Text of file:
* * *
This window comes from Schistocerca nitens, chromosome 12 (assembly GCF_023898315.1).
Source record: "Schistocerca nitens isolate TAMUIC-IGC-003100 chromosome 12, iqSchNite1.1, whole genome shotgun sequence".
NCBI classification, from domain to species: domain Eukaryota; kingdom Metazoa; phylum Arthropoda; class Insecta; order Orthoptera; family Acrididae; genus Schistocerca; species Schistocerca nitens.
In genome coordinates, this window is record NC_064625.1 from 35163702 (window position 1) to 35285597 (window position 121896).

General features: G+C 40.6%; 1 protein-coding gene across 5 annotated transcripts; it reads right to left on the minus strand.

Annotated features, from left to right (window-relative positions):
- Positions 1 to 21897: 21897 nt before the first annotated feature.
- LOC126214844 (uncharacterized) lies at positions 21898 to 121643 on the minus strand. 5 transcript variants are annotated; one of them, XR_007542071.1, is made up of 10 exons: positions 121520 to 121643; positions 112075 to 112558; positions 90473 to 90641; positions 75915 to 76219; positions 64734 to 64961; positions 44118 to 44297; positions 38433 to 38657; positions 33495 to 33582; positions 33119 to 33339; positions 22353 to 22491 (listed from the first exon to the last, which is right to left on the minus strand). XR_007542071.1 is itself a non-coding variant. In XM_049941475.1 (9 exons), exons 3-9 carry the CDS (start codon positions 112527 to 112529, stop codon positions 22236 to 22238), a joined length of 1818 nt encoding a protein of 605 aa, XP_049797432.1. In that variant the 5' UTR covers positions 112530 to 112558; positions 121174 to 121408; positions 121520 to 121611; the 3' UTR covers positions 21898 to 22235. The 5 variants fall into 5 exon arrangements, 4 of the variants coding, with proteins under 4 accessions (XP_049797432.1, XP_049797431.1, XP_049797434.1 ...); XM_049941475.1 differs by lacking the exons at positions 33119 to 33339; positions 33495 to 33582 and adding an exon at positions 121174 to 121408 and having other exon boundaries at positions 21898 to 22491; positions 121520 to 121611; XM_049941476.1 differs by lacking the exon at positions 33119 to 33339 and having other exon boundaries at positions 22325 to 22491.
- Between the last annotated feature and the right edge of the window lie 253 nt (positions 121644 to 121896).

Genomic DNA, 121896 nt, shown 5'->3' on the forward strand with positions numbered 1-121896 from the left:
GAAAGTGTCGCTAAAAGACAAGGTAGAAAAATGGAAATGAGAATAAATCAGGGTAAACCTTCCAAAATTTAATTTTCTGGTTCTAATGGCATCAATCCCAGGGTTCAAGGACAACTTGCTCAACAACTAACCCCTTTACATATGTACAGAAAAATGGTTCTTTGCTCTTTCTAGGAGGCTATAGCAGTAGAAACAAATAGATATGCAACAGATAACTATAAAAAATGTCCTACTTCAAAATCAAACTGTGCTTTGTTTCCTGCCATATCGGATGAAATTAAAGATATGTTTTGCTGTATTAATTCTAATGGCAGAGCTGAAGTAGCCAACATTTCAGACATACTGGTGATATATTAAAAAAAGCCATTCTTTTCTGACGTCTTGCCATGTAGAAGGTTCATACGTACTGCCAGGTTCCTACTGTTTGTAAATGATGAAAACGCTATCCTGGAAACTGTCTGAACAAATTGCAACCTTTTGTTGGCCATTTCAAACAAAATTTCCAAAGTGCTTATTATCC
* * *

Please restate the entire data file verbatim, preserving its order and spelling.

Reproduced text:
This window comes from Schistocerca nitens, chromosome 12 (assembly GCF_023898315.1).
Source record: "Schistocerca nitens isolate TAMUIC-IGC-003100 chromosome 12, iqSchNite1.1, whole genome shotgun sequence".
NCBI classification, from domain to species: domain Eukaryota; kingdom Metazoa; phylum Arthropoda; class Insecta; order Orthoptera; family Acrididae; genus Schistocerca; species Schistocerca nitens.
In genome coordinates, this window is record NC_064625.1 from 35163702 (window position 1) to 35285597 (window position 121896).

General features: G+C 40.6%; 1 protein-coding gene across 5 annotated transcripts; it reads right to left on the minus strand.

Annotated features, from left to right (window-relative positions):
- Positions 1 to 21897: 21897 nt before the first annotated feature.
- LOC126214844 (uncharacterized) lies at positions 21898 to 121643 on the minus strand. 5 transcript variants are annotated; one of them, XR_007542071.1, is made up of 10 exons: positions 121520 to 121643; positions 112075 to 112558; positions 90473 to 90641; positions 75915 to 76219; positions 64734 to 64961; positions 44118 to 44297; positions 38433 to 38657; positions 33495 to 33582; positions 33119 to 33339; positions 22353 to 22491 (listed from the first exon to the last, which is right to left on the minus strand). XR_007542071.1 is itself a non-coding variant. In XM_049941475.1 (9 exons), exons 3-9 carry the CDS (start codon positions 112527 to 112529, stop codon positions 22236 to 22238), a joined length of 1818 nt encoding a protein of 605 aa, XP_049797432.1. In that variant the 5' UTR covers positions 112530 to 112558; positions 121174 to 121408; positions 121520 to 121611; the 3' UTR covers positions 21898 to 22235. The 5 variants fall into 5 exon arrangements, 4 of the variants coding, with proteins under 4 accessions (XP_049797432.1, XP_049797431.1, XP_049797434.1 ...); XM_049941475.1 differs by lacking the exons at positions 33119 to 33339; positions 33495 to 33582 and adding an exon at positions 121174 to 121408 and having other exon boundaries at positions 21898 to 22491; positions 121520 to 121611; XM_049941476.1 differs by lacking the exon at positions 33119 to 33339 and having other exon boundaries at positions 22325 to 22491.
- Between the last annotated feature and the right edge of the window lie 253 nt (positions 121644 to 121896).

Genomic DNA, 121896 nt, shown 5'->3' on the forward strand with positions numbered 1-121896 from the left:
GAAAGTGTCGCTAAAAGACAAGGTAGAAAAATGGAAATGAGAATAAATCAGGGTAAACCTTCCAAAATTTAATTTTCTGGTTCTAATGGCATCAATCCCAGGGTTCAAGGACAACTTGCTCAACAACTAACCCCTTTACATATGTACAGAAAAATGGTTCTTTGCTCTTTCTAGGAGGCTATAGCAGTAGAAACAAATAGATATGCAACAGATAACTATAAAAAATGTCCTACTTCAAAATCAAACTGTGCTTTGTTTCCTGCCATATCGGATGAAATTAAAGATATGTTTTGCTGTATTAATTCTAATGGCAGAGCTGAAGTAGCCAACATTTCAGACATACTGGTGATATATTAAAAAAAGCCATTCTTTTCTGACGTCTTGCCATGTAGAAGGTTCATACGTACTGCCAGGTTCCTACTGTTTGTAAATGATGAAAACGCTATCCTGGAAACTGTCTGAACAAATTGCAACCTTTTGTTGGCCATTTCAAACAAAATTTCCAAAGTGCTTATTATCC